The projected target from a bull flag serves only as a reference. Do not use it blindly.
While you can consider it for setting an initial target order, stay flexible when it comes to taking your profits.
Example #3: Intraday Bull Flags With A Losing Trade
This example shows the 3-minute chart of the DAX 30 futures.
- The market bias is critical. The more confident you are of the bullish bias, the more likely you would trade a bull flag breakout. This thrust confirmed the bullish trend.
- This bar had a narrow range and barely closed above the counter-trendline. Some traders might wait for the following bar to close above the line before buying.
- This bar marked the breakout of the second bull flag. Although the market fell after the entry, the initial downswing did not hit our stop-loss.
- However, unless you aimed conservatively, or acted nimbly to exit, this trade was likely to end in losses.
No price pattern is perfect.
Here, if you had traded both bull flag breakouts with sound risk management, you could still end up in the green.
But it’s just as easy to lose control of your trade management process and end up with a net loss.
This is why price patterns and entry points are not the only determinants of your trading performance. What is critical is how your entire trading plan comes together.
Example #4: Bear Flag Pattern
For clarity and ease of understanding, this trading guide focuses on bull flags.
But after the examples above, you should be familiar with our bull flag guidelines. So you can apply the same concepts to identify bear flags.
Simply invert the rules. For instance, now you need to look for swing lows in the pullback up instead of swing highs.
- This bear flag met our requirements. The bullish outside bar was noteworthy as the market failed to push past it. It boded well for the eventual bear flag breakout.
- The close of this bar was the bear flag entry signal. There were two pattern stop-loss levels available.
- The second bear flag contained a bullish outside bar too. It broke out of a minor congestion zone (which lasted five bars). But it failed to push the market higher. It was an outside bar failure.
- This bar closed below the counter-trendline and offered a short signal. However, the market rose for several days right after the entry. This phenomenon is common. This is why our trading guidelines place the stop-loss at the recent swing high and not the entry bar high.
- This pullback did not form any swing low on its way up. Hence, it did not meet our requirements. However, it was a test of the broken counter-trendline as a resistance. You could trade it, but you need to figure out the exact entry point separately.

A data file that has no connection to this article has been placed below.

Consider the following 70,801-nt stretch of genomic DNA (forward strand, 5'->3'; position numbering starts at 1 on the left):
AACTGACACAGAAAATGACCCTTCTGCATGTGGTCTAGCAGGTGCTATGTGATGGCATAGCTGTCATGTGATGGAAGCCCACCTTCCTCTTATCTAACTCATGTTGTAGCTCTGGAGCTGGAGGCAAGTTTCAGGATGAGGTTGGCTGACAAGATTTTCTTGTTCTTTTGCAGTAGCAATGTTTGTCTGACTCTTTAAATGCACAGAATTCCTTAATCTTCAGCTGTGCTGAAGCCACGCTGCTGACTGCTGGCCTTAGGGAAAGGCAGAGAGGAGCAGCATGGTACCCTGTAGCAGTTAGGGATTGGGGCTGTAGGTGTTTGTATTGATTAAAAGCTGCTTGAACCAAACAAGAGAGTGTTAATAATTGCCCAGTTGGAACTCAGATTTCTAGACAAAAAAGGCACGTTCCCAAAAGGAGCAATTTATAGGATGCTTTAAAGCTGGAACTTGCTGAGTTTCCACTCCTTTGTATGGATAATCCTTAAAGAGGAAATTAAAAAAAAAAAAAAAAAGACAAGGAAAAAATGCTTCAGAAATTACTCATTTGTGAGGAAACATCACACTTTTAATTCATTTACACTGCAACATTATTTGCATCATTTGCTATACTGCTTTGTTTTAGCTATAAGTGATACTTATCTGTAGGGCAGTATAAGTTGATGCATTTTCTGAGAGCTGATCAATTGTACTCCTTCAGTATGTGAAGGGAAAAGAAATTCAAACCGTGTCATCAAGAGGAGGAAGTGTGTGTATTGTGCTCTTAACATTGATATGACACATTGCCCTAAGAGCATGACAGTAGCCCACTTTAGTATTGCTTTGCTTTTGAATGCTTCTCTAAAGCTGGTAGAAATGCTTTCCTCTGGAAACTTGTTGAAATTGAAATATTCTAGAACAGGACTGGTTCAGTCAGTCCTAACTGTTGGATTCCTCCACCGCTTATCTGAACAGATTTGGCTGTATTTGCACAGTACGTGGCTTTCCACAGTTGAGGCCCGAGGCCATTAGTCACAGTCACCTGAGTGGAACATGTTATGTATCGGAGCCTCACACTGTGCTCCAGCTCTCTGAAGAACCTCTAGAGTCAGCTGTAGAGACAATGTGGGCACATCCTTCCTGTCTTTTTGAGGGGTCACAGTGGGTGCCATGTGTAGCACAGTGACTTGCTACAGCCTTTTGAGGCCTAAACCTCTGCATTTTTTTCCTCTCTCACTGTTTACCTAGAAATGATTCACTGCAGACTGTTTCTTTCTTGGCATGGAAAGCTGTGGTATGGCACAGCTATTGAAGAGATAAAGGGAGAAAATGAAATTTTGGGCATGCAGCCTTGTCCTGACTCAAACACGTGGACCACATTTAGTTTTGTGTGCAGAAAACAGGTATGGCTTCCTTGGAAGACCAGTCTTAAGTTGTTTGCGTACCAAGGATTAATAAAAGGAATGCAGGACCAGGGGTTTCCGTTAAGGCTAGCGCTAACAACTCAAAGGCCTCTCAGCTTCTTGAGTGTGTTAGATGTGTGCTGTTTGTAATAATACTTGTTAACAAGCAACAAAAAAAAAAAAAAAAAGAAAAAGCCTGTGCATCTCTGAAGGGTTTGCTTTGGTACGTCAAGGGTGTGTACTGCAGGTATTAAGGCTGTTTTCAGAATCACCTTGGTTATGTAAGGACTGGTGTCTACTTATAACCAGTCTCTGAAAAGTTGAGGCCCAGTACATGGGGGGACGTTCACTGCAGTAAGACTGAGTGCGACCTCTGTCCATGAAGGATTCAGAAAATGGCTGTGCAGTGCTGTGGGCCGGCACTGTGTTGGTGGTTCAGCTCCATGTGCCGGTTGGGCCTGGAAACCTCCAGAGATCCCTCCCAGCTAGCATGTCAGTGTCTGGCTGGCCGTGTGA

In this guide, we’ve defined the bull flag pattern broadly. This approach covers generic multi-legged pullbacks.
Hence, we did not distinguish among conventional chart patterns. These formations include triangles, pennants, rectangles, etc.
However, other sources might make finer discussions about these different continuation patterns. S0 here are some nuances and terminology you might find helpful when you encounter them.
Bull Flag vs. Pennant
Flags form a channel with a stable width, but pennants produce narrowing channels (i.e., triangle).
The instances in Example #1 are traditional bull flags. The first instance in Example #3 is more akin to a pennant.
Ascending Bull Flag
This is a particular case of the bull flag in which the line along the top of the bull flag slopes up. We were not looking for such flags.
You can see an example here. (Second row, middle panel)
I avoid ascending bull flags as they usually offer an inferior reward-to-risk ratio.
Conclusion – Bull Flag Trading Guide
Mechanical traders like rigid rules for chart patterns so that they can automate their strategy. Discretionary traders find price patterns based on their experience.
I prefer a hybrid approach. First, I design a systematic way to identify price patterns of interest. Then, I zoom in on the instances to perform discretionary price analysis.
This is the approach we took in this bull flag trading guide.
The simple bull flag guidelines here accommodate a wide range of continuation patterns. Hence, they provide plenty of opportunities for closer analysis.
For instance, in the examples above, we’ve pointed out:
These observations help us to find the ideal bull flag formations.
Most importantly, the guidelines above are not definitive. Tweak them to form your system of identifying bull flag patterns.
If you want to learn more, check out the articles on related concepts below.
The bull flag strategy in this tutorial is similar to Al Brook’s two-legged pullback approach. However, here, instead of counting the number of legs, we focused on the breakout of the counter-trendline.
Price channels offer another way to evaluate bull flags as many flags fit into counter-trend channels. Such patterns tend to form deeper pullbacks than the ones we reviewed here. Click here for more examples.